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You, the IRS, and Thieves

Posted Sep 23, 2014

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Have you been contacted by the IRS?  If it was by email or phone, it could be a scam.  The most recent scams include threatening phone calls, phony emails, and identity theft to obtain false refunds. We advise our readers to be aware of current events, and please do not hesitate to contact us if you have any questions.

Phone and Email Scams

In phone scams, thieves claim to be IRS agents and will often rig the caller ID to falsely show the IRS phone number.  They will claim that you owe taxes and demand immediate payment, threatening such actions as arrest or revocation of your driver’s license if you don’t immediately pay.  Sometimes, they know personal information about you, such as your social security number, your address, and names of family members.  If you receive a phone call from someone claiming to be from the IRS, ask for their agent ID number and phone number, let them know you will call back to verify the legitimacy of the call, and end the call.  Do not give any identifying or personal information, no matter how pressing the caller is.  If you receive a phone call such as this, we advise all clients to call us immediately. Alternatively, you may also call the IRS at 1.800.829.1040 and an IRS agent will be able to verify if there is a balance owed for taxes.  If it is determined that the first phone call was a fraudulent phone call (a scam), you may report the incident to the Treasury Inspector General for Tax Administration at 1.800.366.4484.  Normally, the IRS will not call you without first mailing you an official notice in the mail.  The IRS will never require you to use a specific payment method such as an EBT or prepaid card, or ask for your credit/debit card information over the phone.  

In email scams, the emails appear to be from the IRS and contain a link to a website that looks just like the official IRS site.  If you receive a suspicious “IRS” email, do not reply, do not open any attachments, and do not click on any links.  You may verify that the email is false by calling 1.800.829.1040 and speaking with a true IRS agent.  Then, once it has been determined that the email is fraudulent, forward the email to  The IRS will rarely correspond by email, and will never initiate contact with you via email to request payment of taxes, or to obtain personal or financial information.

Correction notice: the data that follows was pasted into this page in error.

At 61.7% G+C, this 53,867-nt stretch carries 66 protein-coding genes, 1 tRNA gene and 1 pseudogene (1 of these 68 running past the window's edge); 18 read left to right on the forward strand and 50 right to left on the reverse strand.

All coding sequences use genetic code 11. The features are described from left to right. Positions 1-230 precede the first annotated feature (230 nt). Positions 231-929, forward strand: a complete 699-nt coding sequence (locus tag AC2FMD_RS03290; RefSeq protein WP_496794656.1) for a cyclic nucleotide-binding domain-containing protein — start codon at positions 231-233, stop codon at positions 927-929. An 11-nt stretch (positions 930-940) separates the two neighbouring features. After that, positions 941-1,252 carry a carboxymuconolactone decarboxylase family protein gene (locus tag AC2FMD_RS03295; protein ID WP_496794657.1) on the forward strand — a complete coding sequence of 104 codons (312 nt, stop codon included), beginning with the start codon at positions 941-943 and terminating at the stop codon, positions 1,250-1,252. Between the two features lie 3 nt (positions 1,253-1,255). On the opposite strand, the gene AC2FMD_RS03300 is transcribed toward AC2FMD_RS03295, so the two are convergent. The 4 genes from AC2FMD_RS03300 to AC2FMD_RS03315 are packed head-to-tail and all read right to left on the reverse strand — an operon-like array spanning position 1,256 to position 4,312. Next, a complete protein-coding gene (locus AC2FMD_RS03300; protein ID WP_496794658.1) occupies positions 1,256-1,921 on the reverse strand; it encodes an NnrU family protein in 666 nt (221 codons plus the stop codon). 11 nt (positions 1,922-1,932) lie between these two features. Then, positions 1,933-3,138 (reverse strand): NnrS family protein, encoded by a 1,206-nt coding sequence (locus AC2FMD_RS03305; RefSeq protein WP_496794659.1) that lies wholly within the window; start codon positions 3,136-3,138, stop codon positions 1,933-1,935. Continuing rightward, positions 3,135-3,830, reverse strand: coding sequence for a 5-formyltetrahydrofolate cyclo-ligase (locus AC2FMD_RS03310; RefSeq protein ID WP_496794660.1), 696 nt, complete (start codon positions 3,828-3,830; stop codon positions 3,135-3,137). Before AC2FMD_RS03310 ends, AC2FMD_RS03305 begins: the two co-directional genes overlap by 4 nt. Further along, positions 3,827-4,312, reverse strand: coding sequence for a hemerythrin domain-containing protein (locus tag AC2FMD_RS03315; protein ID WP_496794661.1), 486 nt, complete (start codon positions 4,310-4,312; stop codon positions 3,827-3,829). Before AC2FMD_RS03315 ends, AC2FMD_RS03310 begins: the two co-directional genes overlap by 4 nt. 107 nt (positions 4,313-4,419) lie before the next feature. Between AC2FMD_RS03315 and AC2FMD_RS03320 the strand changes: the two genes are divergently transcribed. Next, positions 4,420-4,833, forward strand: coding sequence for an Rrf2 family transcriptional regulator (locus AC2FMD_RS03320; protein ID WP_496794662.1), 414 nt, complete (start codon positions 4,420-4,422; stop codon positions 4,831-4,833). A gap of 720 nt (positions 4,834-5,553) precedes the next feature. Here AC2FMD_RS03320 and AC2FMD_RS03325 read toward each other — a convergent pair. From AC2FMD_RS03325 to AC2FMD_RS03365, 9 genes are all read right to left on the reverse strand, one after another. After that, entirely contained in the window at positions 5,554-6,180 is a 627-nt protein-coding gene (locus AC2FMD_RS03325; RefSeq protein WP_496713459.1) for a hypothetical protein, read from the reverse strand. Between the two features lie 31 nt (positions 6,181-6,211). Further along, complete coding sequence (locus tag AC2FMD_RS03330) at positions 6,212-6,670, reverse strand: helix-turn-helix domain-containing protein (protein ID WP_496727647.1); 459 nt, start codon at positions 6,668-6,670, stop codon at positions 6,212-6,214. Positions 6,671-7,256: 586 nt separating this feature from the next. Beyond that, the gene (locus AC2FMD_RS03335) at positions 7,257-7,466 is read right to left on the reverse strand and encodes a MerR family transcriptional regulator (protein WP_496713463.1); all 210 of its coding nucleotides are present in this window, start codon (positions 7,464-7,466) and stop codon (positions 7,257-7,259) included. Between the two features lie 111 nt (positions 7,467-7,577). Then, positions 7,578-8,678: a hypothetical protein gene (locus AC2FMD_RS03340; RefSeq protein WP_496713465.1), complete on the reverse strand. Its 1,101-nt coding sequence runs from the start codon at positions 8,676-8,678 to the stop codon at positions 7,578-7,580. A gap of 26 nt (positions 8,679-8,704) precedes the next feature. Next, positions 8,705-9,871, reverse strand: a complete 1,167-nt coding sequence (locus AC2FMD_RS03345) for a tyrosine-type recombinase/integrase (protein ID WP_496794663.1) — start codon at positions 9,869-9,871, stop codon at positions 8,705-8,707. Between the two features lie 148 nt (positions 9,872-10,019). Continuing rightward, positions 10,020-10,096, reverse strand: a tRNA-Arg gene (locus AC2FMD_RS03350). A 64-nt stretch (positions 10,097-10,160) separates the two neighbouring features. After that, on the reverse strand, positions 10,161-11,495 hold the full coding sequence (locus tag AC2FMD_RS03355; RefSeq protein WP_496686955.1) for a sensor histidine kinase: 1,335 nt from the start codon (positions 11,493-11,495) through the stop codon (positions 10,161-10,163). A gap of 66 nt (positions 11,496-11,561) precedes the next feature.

What to Do If You Receive a Mail Notice

The IRS will most always initiate contact with you in the form of a written notification via the U.S. mail.  The IRS will send you a notice if it believes:

  • you owe additional tax
  • you might be due a larger refund
  • there is a question about your return
  • more information is needed to process your return

If you do receive an IRS notice, please contact our office as soon as possible so that we can investigate the matter, and, if necessary, respond on your behalf.  HBL team members are skilled at representing clients before the IRS on tax matters.

Identity Theft

You might receive an IRS notice in the mail if the IRS suspects you have been a victim of identity theft.  Identity thieves will use a stolen name and Social Security Number (SSN) to file a fake tax return in your name and claim a refund.  You may be unaware that this has happened until you receive a notice from the IRS.  This notice is frequently triggered after you file your real tax return and it is discovered one is already on file for you.  You should be alert to possible identity theft if you receive an IRS notice for one of the following reasons: (1) more than one tax return was filed, (2) there is a balance due or refund offset for a year in which you did not file a tax return, or (3) the IRS is holding your refund until you verify some personal information with them.  Because identity theft is a very time-sensitive issue that requires skilled help, please contact our office immediately if you receive any of these notices.

The best protection for identity theft is prevention. You can take the following steps to guard yourself and your family against identity theft:

1)      Don’t carry your Social Security card or any document(s) with your SSN on it.

2)      Don’t give a business your SSN unless it is absolutely required.

3)      Check your credit report every 12 months – the Federal Trade Commission allows you to pull it once a year for free here:

4)      Secure personal information in your home. Shred all unwanted mail that provides things such as credit card offers, or any other items that have any personal information.

5)      Protect your personal computers by using firewalls, anti-spam/virus software, and change passwords for accounts often.  Do not use the same password for all online accounts, as once one is compromised, all accounts are compromised.

6)      Don’t give your personal information over the phone, through the mail, or on the internet unless you have initiated the contact or you are sure you know with whom you are communicating.


For more discussion and news about identity theft and tax scams, please visit

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